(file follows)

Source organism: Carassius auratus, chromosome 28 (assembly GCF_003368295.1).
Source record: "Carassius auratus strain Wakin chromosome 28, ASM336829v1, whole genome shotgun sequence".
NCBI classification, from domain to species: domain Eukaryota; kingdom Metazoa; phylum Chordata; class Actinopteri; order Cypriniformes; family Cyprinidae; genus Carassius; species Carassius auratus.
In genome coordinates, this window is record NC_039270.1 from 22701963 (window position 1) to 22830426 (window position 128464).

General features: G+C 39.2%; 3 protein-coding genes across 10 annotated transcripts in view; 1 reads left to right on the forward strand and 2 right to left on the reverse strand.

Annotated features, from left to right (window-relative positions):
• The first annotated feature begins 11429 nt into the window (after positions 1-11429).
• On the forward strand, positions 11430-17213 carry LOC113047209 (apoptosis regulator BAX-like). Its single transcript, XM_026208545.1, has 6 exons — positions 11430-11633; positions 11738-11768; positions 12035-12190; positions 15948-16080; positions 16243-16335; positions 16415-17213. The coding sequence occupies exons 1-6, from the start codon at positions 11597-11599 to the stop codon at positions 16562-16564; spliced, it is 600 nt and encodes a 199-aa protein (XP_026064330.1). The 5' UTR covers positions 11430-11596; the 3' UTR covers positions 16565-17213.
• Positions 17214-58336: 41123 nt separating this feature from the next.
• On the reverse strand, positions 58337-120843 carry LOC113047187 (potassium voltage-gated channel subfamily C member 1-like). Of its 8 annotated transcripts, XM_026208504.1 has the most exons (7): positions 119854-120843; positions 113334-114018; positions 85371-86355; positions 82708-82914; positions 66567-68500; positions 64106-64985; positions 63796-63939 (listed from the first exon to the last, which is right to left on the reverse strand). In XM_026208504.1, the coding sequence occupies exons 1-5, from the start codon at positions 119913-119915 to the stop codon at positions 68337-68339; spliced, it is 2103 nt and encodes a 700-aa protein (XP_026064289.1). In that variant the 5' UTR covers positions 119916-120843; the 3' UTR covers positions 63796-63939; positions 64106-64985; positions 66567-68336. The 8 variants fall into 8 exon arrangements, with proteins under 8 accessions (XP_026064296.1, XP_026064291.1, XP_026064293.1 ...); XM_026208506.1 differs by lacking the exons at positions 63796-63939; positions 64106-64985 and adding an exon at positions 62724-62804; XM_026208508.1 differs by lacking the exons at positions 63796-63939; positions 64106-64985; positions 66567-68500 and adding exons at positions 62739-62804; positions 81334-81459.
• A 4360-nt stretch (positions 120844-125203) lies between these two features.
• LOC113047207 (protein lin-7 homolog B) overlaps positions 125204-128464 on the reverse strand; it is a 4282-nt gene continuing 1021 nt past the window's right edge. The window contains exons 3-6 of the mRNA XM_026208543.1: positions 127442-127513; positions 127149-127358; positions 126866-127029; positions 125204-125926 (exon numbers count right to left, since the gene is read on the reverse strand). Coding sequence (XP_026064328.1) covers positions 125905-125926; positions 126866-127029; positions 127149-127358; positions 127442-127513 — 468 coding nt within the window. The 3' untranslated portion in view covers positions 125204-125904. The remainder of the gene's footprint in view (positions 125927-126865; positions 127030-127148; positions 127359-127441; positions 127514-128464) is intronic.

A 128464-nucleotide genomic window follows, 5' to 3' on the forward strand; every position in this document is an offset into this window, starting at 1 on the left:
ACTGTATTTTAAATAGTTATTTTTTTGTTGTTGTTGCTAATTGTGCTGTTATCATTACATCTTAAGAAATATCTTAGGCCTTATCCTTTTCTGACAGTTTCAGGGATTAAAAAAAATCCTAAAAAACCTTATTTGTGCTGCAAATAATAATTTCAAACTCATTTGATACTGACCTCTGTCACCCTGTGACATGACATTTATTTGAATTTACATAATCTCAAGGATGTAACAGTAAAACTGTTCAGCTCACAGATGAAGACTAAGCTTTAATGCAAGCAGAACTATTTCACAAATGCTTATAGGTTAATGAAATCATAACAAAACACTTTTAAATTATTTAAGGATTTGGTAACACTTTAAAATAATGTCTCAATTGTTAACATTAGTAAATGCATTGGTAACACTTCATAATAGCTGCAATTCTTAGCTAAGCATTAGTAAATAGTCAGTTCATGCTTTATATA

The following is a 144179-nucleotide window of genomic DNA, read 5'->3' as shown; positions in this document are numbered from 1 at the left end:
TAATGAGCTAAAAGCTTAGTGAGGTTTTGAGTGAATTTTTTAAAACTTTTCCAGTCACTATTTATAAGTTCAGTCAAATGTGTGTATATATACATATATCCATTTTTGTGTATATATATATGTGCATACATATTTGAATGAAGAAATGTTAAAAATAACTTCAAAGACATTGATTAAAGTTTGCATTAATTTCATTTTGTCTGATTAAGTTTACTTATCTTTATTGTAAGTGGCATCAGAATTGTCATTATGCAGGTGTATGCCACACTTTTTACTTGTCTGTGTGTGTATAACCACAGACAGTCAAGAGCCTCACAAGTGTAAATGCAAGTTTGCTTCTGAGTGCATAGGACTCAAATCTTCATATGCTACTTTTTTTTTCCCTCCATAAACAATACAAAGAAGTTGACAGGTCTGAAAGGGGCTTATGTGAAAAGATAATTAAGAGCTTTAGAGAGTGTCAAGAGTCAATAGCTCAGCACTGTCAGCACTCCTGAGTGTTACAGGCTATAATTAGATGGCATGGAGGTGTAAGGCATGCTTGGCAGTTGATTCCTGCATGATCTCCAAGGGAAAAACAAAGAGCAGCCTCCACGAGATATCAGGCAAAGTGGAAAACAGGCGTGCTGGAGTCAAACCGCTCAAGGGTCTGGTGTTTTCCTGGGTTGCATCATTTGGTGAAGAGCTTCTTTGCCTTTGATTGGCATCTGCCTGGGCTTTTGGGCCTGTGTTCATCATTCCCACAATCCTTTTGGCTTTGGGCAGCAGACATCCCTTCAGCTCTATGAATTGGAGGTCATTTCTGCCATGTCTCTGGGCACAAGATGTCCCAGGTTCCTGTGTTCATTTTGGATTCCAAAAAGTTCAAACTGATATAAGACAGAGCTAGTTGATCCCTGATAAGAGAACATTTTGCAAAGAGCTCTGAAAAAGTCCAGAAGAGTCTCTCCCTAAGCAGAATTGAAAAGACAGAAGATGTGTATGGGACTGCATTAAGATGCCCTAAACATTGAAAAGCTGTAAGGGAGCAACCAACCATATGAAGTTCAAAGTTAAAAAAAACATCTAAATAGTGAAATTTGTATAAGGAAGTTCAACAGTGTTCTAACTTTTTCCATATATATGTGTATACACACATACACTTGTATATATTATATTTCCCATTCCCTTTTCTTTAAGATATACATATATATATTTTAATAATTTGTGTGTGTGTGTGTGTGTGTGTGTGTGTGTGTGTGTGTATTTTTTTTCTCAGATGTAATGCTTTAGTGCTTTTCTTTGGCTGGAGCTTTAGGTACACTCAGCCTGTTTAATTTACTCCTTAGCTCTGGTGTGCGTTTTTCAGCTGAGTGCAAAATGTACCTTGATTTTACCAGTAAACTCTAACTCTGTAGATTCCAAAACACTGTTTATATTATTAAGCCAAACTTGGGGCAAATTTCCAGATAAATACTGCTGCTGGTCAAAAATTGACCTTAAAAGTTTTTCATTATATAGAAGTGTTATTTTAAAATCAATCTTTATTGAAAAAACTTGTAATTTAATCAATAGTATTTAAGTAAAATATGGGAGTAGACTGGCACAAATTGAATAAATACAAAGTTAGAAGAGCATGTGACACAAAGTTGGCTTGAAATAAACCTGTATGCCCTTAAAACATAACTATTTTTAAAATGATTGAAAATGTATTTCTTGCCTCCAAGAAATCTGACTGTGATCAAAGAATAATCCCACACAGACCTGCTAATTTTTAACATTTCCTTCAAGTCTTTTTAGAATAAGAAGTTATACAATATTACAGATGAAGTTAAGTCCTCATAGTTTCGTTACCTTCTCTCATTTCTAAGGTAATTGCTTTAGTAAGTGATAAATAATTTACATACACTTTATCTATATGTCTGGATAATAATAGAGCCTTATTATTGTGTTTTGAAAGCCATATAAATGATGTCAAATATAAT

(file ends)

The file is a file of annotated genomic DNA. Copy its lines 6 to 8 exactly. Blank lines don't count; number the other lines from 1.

Annotated features, from left to right (window-relative positions):
• The first annotated feature begins 11429 nt into the window (after positions 1-11429).
• On the forward strand, positions 11430-17213 carry LOC113047209 (apoptosis regulator BAX-like). Its single transcript, XM_026208545.1, has 6 exons — positions 11430-11633; positions 11738-11768; positions 12035-12190; positions 15948-16080; positions 16243-16335; positions 16415-17213. The coding sequence occupies exons 1-6, from the start codon at positions 11597-11599 to the stop codon at positions 16562-16564; spliced, it is 600 nt and encodes a 199-aa protein (XP_026064330.1). The 5' UTR covers positions 11430-11596; the 3' UTR covers positions 16565-17213.